Juliana v. United States
Juliana v. United States: The unresolved case already making a difference
How did you become an activist at such a young age?
Environmental activist, winner of the inaugural Children’s Climate Prize (2016), and lead plaintiff in the lawsuit
Juliana vs. The United States of America
, Xiuhtezcatl Martinez discusses how he became involved in environmental justice activism at a very young age and how this experience has shaped his life.
The Trauma of Climate Change
To maintain our capacity to address climate change, we need to recognize and address the trauma it creates.
Lead counsel Julia Olson in the historic climate change trial Juliana vs. USA weighs in with Avery McRae, one of the case’s youngest co-plaintiffs, on the motivating principle of intergenerational justice.
What are the obligations of present generations to the future of the earth?
Lawali Ibrahim – Maradi, Niger
Are we sure global warming is human caused?
Placing the talking points of climate change denialists into a proper perspective anchored in the history of science, climatologist Stefan Rahmstorf offers a brief overview of the overwhelming evidence underpinning today’s scientific consensus that global warming is human caused.
In Katrina’s Wake
Portraits of Loss from an Unnatural Disaster
Marcy Rockman resigns from US National Park Service
Dr. Marcy Rockman's letter of resignation as Climate Change Adaptation Coordinator for Cultural Resources for the U.S. National Park Service
Why did you decide to be part of a climate lawsuit against the U.S. federal government?
Avery McRae, youth plaintiff in the historic Juliana v. United States climate change lawsuit, explains why she got involved in the case.
Youth and the Power of Street Democracy
Activist Mary DeMocker on the strengths of art, community and youth.
What brought you to explore novel legal approaches to climate disruption?
Professor Mary Wood reflects on how she began to explore novel legal approaches to the global problem of climate disruption.
How can understanding the past help us address future climate change?
Reflecting on the value of history as we prepare to meet present and future challenges, archaeologist Thomas McGovern notes that the past can be both an inspiration and a warning, as we now face change on an unprecedented scale in our own lifetimes.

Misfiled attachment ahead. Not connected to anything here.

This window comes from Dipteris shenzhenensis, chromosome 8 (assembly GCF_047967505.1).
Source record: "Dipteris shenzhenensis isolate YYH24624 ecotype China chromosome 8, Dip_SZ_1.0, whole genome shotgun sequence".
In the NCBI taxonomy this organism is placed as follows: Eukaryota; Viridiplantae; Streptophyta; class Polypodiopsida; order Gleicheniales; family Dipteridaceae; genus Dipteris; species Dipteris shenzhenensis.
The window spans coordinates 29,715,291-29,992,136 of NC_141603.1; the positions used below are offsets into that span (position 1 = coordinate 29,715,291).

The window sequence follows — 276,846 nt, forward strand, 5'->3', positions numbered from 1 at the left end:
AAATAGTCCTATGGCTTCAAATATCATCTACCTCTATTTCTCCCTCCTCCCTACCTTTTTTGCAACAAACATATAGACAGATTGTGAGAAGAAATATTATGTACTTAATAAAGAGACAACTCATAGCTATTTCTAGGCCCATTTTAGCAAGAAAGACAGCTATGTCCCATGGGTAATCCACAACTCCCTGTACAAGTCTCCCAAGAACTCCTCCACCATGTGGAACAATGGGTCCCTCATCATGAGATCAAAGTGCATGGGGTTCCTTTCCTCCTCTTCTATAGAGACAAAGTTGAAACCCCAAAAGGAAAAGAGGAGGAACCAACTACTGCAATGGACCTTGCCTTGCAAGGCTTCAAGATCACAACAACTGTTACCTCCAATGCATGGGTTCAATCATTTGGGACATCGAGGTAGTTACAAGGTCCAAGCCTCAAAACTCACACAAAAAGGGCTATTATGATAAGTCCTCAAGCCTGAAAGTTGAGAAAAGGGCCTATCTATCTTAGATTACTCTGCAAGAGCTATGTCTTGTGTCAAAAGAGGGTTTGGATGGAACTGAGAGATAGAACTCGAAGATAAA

The Hidden Meltdown of Greenland
NASA-supported researchers have found that ice covering Greenland is melting faster than previously thought. The action is happening out of sight, below the surface.
What concerns have you about your daughter’s role as a plaintiff in Juliana vs USA?
The Future is Now
The Future is Now is a triptych film produced by Bifrost and the Nobel Museum in Stockholm for viewing in the museum’s three-screen cinema space. Highlighting examples of how we can engage proactively with the world’s present sustainability challenges, the film has been modified here for viewing on a single screen.
Rising sea swamps island along Bengal coast
Why is public debate on climate change so infected?
Climatologist Michael Mann is nearly as well known for his pushback against fossil fuel industry-funded distortions of climate science as for his iconic “hockey stick” graph showing the dramatic rise in global temperatures during the 20th century, which first appeared in a 1999 scientific study published by Mann, Bradley & Hughes in
that presented global reconstructions of annual surface temperature patterns over the previous six centuries. Mann discusses how the fossil fuel industry has promoted distortions of science in public discourse and debate to protect their own economic interests, following the playbook of other industries (Big Tobacco and Big Pharma) that have previously attacked science and scientists when their studies and knowledge advancements challenge industry products and profits.
Climate science consensus
Climatologist James Hansen – ‘We’re Already at a Level of Emergency’